Swiss Army Knives & Multi-tools offer more than just blades. Tweezers, nail files, saws, toothpicks, can openers, scissors, corkscrews and even memory sticks are all common features of these categories of knives. The Swiss Army knife was initially fashioned to meet the needs of soldiers in the ground who would be required to execute numerous tasks of which a single blade couldn't always handle. These knives come in many sizes and shapes and are best fit for the jack-of-all-trades who needs a whole assortment of tools within arm's reach at any period of time.
Being a knife enthusiast, I believe a knife’s brand is a very important factor to consider. Although name brand knives priced higher that cheap knives they will provide you less problems as well as offer better utility in terms of durability.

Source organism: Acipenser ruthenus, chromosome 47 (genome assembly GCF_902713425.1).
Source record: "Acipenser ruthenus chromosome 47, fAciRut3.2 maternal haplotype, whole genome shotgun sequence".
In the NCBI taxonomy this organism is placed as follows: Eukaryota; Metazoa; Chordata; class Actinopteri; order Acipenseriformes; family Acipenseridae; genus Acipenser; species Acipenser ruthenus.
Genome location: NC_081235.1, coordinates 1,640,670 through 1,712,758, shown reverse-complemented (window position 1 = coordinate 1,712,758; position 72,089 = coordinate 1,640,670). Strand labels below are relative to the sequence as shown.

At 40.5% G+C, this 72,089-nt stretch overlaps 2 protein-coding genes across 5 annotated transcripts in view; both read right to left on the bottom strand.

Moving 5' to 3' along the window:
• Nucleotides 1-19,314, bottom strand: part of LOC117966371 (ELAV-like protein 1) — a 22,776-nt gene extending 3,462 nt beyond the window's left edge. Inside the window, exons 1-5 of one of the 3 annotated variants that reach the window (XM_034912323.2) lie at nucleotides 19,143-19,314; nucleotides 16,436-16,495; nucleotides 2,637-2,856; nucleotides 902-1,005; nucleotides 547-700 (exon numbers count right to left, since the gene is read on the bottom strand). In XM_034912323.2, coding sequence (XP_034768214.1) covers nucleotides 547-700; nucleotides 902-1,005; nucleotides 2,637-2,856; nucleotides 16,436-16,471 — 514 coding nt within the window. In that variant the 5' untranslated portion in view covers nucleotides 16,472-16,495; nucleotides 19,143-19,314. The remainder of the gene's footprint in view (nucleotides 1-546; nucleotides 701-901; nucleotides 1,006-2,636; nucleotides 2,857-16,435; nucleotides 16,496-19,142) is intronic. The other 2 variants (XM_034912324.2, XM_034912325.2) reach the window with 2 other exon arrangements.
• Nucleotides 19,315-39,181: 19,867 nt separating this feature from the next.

Benchmade is one example of a brand I have come to love. This is because the company allowed me to send in a pocket knife I had purchased from them for restoration. They sharpened the blade to the correct angle, replaced worn out parts, adjusted all screws, and shipped it back to me with that new factory shine. Non-name brands on the other side do not offer such customer aftersales service. Although I’m yet to use this service, name brands also assist there customers with toll free call lines and one can actually call in and get assisted in how best to sharpen and look after your knife at home.
Well known big brand names also provide lifespan guarantees with their knives. Although such knives have cost me more, an investment in a good quality pocket knife is definitely worth it. Look at it this way, if I bought a knife for say $10 and, after 2 years, it breaks, after 10 years, I’ll spent $100 By forfeiting a little more I will have saved myself cash in the long run. Cheap is definitely expensive!
Various brands have built up concrete reputations over the decades by creating superior knives and maintaining contented customers. Some of the most popular knife brands we trust include; Victorinox, Buck, Kershaw, Schrade, Boker, Gerber, Spyderco, SOG, Case, Cold Steel, CRKT, Benchmade, Fallkniven, Al Mar Knives, Emerson Knives, Chris Reeve Knives.